Organizational Management Degree

What Is an Organizational Management Degree?

An organizational management degree imparts to students the principles and foundations of business and analysis so that they can become professionals dedicated to ensuring that organizations are strong through the cooperation of managers at all levels of the organization’s hierarchy. Organizational management combines and coordinates the efforts of multiple departments in order to ensure that an organization is cohesive at a fundamental level. Organizational management graduates may work for government, public or private companies, or non-profit organizations. There are also opportunities for graduates to work on a contract basis as consultants. Organizational management degrees are most commonly awarded at the bachelor’s and master’s levels.

What Can You Do with an Organizational Management Degree?

Organizational management programs instill the values and skills needed to assume highly visible leadership positions, which may begin with entry level management roles after graduation. Organizational management degree programs may also offer concentrations or specializations such as health care, public safety, or human resources.

Organizational management graduates beginning their career may start as human resources specialists, compiling analyses and making recommendations for organizational change under the direction of a manager. Human resources specialists make an average annual salary of $52,690 according to the US Bureau of Labor Statistics, and can anticipate a job growth rate of 21% between 2010 and 2020.1

Graduates with some career experience may become management analysts. Management analysts commonly act as consultants to businesses looking to improve organizational structure and efficiency. These professionals earn an average annual salary of $78,160, and have a strong estimated job growth rate of 22% between 2010 and 2020.2

Prerequisites and Requirements

The prerequisites and requirements for admission to an organizational management degree program vary based on the selectivity of the school. Students should typically have a basic understanding of mathematical concepts as well as solid communication skills before entering a program. Other prerequisites and requirements include:

  • For a bachelor’s degree, schools usually require evidence of high school completion, such as a diploma or GED. Competitive schools may require a minimum high school GPA. Many schools request students’ test scores on the ACT or SAT exam.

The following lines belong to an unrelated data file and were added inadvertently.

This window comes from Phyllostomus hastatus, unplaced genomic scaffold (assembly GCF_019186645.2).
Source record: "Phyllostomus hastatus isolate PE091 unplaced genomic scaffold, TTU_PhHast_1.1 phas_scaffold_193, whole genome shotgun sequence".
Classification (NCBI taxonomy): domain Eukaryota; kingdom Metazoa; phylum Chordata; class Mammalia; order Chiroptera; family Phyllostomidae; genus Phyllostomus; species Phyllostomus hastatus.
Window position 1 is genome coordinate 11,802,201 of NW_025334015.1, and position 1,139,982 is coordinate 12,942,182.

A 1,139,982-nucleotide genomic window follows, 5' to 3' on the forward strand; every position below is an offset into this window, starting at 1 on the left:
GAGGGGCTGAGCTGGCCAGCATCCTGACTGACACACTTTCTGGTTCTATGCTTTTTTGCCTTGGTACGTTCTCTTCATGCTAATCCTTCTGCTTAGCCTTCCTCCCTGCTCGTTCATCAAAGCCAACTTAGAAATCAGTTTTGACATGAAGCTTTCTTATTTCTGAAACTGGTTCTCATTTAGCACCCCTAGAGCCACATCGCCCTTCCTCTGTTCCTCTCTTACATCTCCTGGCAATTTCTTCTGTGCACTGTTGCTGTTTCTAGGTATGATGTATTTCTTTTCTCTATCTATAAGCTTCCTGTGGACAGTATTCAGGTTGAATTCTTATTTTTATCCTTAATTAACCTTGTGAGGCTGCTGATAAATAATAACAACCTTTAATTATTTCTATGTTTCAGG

• For a master’s degree, students should have a completed bachelor’s degree. Most programs request that undergraduate degrees be held in business related fields, though students with degrees in other fields may be accepted. Competitive scores on the GRE or GMAT may provide an advantage to students during the selection process.

Typical Coursework

The coursework for a degree in organizational management is typically academically rigorous, requiring high level analytical and research skills. These skills will be applied throughout graduates’ careers, and are so a focus of most programs. Students pursuing this degree can also expect to develop their understanding of mathematics in order to perform routine financial tasks. Communication is another important subject area, since organizational management professionals must work with entry level and executive professionals, sometimes in challenging circumstances. Common courses for this degree include:

  • Managerial Accounting
  • Business Ethics
  • Statistics
  • Applied Economics
  • Human Resources Management
  • Operations Management
  • Performance Metrics
  • International Business
  • Employment Law and Regulations
  • Culture and Gender Issues in Management
  • Organizational Dynamics
  • Organizational Communication
  • Group Behavior
  • Systematic Change

As organizations grow, they look to ensure that they are operating efficiently and cost effectively. Organizational management graduates can provide valuable, high level insights to these organizations and make effective recommendations for change. For these reasons, graduates with this degree should have strong career prospects in a variety of growing industries.

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Bureau of Labor Statistics:
1. Bureau of Labor Statistics: http://bls.gov/ooh/business-and-financial/human-resources-specialists.htm
2. Bureau of Labor Statistics: http://bls.gov/ooh/business-and-financial/management-analysts.htm